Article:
Overview and Book Introductions

Expand the sections below for an Overview of the Read Through It program, as well as introductions to each of the books of the Bible, as we read through them. The book introdcutions are in reverse order, so the current one appears at the top of the list.

  • The Adventure Begins

    The Adventure Begins

    The Bible might look like one book, but in actuality it is a collection of sixty-six books, written by forty writers over a period of 1500 years (1400 BC – 100 AD). These writers lived in various parts of the world – Israel, Egypt, Babylon, Greece, Turkey, Italy, and more. Yet, in spite of the great variety of writers and locations, the Bible holds together as a consistent, accurate message from God to humanity.


    How does this happen? The Bible’s accuracy depends on the guidance of God’s Holy Spirit who oversaw and guided each of these forty writers to ensure that the message from God was trustworthy and true. The Bible is like the human Owner’s Manual, provided by our Creator to help us know who God is and how we should live – for now and for eternity.

    Our goal is to have each member read through the Bible chronologically in 2024. I know before we ever start, that completing this goal is quite a challenge. If you get behind, don’t give up. Jump in and start again. God will bless whatever parts of His Word that you put into your heart. His Word is powerful and will do its work in your heart and life.


    Join us on this adventure to discover God’s plan for your life. We’ll learn more together than we ever could alone.


  • Psalms

    Understanding the Psalms

    The Psalms were written in the style of Hebrew poetry and are built around the theme of parallelism. In many verses of the psalms, the second half of the verse either repeats, restates, explains, or says the opposite of the first half. In a time when most people lacked access to the written Word, parallelism helped with the process of memorization.


    The book of Psalms is actually made up of five books or sections. You should see the markings for these as you read through the book. Each of the five books ends in psalms of praise to God. The five books come together to form the longest book of the Bible and the most-quoted book by New Testament writers.


    There are several different types of psalms which could be labeled as praise (28%), laments (40%), thanks or trust in God (18%), and others (14%). David wrote many of the psalms and others contributed as well. The book of Psalms served as the hymnbook for Israel. The early church was also encouraged to use psalms in their worship and for personal encouragement. “Speak to one another with psalms, hymns, and spiritual songs…” (Ephesians 5:19).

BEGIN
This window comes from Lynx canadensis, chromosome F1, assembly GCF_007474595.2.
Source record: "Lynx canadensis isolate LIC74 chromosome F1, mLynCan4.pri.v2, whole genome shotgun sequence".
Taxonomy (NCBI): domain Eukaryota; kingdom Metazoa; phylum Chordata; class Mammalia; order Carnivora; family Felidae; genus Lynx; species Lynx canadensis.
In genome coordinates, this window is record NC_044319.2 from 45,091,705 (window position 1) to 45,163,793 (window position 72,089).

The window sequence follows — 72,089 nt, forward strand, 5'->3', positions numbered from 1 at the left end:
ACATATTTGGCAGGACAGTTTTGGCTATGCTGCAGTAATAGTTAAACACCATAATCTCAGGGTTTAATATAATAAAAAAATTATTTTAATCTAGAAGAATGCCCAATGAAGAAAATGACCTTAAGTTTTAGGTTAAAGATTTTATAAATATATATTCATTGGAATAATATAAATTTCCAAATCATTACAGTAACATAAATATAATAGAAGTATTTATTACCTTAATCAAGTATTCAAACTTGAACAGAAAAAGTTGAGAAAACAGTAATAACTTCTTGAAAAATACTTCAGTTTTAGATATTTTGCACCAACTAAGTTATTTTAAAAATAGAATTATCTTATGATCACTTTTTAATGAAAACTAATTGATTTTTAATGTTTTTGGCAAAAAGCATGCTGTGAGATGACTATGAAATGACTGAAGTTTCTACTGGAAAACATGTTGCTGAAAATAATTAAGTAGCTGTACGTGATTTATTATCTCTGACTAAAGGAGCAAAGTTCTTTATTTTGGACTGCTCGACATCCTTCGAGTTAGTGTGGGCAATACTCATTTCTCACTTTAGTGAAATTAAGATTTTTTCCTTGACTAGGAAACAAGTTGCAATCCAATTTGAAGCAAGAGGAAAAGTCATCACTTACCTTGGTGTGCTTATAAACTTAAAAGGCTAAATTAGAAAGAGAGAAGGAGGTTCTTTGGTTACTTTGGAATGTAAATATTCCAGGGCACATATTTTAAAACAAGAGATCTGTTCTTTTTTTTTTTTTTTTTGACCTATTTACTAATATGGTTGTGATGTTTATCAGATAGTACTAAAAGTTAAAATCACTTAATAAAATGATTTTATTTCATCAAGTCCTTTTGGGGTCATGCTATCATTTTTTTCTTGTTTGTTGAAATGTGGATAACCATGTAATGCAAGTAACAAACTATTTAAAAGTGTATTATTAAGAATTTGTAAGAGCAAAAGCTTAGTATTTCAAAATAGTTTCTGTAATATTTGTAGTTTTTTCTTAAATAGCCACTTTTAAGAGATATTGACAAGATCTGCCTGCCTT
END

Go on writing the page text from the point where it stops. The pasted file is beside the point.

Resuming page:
• II Samuel

    Understanding II Samuel

    First Samuel ends with the report of Saul’s death. Second Samuel picks up with that report reaching David and his reaction to it. The entire book spans the rule of David, first as king over the tribe of Judah, then as king of all Israel.


    David shows an unusual respect for Saul and his family in spite of the fact that Saul hounded David through many years of his early life. Saul viewed David as an unwelcomed threat to his throne; David viewed Saul as God’s anointed king who deserved the respect of the office.


    Second Samuel tells of David’s military prowess in overcoming Israel’s enemies that lived in and around Israel. Then the storyline moves to David’s family. For all of his success in battle, David struggled to raise godly sons. His tragic affair with Bathsheba revealed his weaknesses and humanity. The encouraging aspect of David’s sin was that he was sincere in his repentance and return to God.


    Second Samuel ends with an aging David on his deathbed and his sons ready for a power-grab. As we move through more of Israel’s kings, they are almost always either compared or contrasted to David. He became God’s standard as a “man after God’s own heart” and becomes a major character of the Old Testament along with Abraham and Moses.


  • I Samuel

    Understanding I Samuel

    After the miserable moral failures of Judges, the nation of Israel is in need of some serious changes. First Samuel brings the period of the fifteen judges to a merciful end. Eli and Samuel are the last two judges in Israel and they share the same weakness – they fail to raise children who are faithful to God and capable of spiritual leadership. This failure precipitates a leadership vacuum and an outcry from all Israel for a king like the nations around them.


    The judges had come and gone with a strong sense of tribal or regional pride. Most had failed to unify the twelve tribes into a solid nation of God’s people. It was time for a new system of government to help hold the tribes together.